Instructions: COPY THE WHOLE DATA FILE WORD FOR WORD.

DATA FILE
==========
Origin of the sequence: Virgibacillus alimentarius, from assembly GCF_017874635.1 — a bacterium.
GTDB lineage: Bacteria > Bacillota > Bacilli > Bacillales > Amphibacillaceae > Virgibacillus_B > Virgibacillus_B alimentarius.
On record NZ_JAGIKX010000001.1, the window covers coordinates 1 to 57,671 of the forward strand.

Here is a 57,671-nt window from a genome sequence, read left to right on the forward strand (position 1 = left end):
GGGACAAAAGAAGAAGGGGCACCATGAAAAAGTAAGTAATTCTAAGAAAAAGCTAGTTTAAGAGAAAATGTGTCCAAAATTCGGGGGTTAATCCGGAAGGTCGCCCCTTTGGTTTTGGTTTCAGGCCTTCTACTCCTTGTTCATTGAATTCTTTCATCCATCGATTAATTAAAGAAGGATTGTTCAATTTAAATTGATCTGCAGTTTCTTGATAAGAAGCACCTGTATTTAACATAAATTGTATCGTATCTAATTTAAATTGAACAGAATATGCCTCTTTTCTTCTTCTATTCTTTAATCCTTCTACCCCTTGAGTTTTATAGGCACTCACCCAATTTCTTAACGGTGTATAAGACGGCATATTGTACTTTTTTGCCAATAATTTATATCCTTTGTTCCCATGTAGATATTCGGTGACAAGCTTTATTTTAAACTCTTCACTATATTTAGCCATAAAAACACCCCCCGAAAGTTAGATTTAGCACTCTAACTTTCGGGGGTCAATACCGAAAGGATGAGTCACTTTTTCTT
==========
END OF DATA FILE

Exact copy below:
Origin of the sequence: Virgibacillus alimentarius, from assembly GCF_017874635.1 — a bacterium.
GTDB lineage: Bacteria > Bacillota > Bacilli > Bacillales > Amphibacillaceae > Virgibacillus_B > Virgibacillus_B alimentarius.
On record NZ_JAGIKX010000001.1, the window covers coordinates 1 to 57,671 of the forward strand.

Here is a 57,671-nt window from a genome sequence, read left to right on the forward strand (position 1 = left end):
GGGACAAAAGAAGAAGGGGCACCATGAAAAAGTAAGTAATTCTAAGAAAAAGCTAGTTTAAGAGAAAATGTGTCCAAAATTCGGGGGTTAATCCGGAAGGTCGCCCCTTTGGTTTTGGTTTCAGGCCTTCTACTCCTTGTTCATTGAATTCTTTCATCCATCGATTAATTAAAGAAGGATTGTTCAATTTAAATTGATCTGCAGTTTCTTGATAAGAAGCACCTGTATTTAACATAAATTGTATCGTATCTAATTTAAATTGAACAGAATATGCCTCTTTTCTTCTTCTATTCTTTAATCCTTCTACCCCTTGAGTTTTATAGGCACTCACCCAATTTCTTAACGGTGTATAAGACGGCATATTGTACTTTTTTGCCAATAATTTATATCCTTTGTTCCCATGTAGATATTCGGTGACAAGCTTTATTTTAAACTCTTCACTATATTTAGCCATAAAAACACCCCCCGAAAGTTAGATTTAGCACTCTAACTTTCGGGGGTCAATACCGAAAGGATGAGTCACTTTTTCTT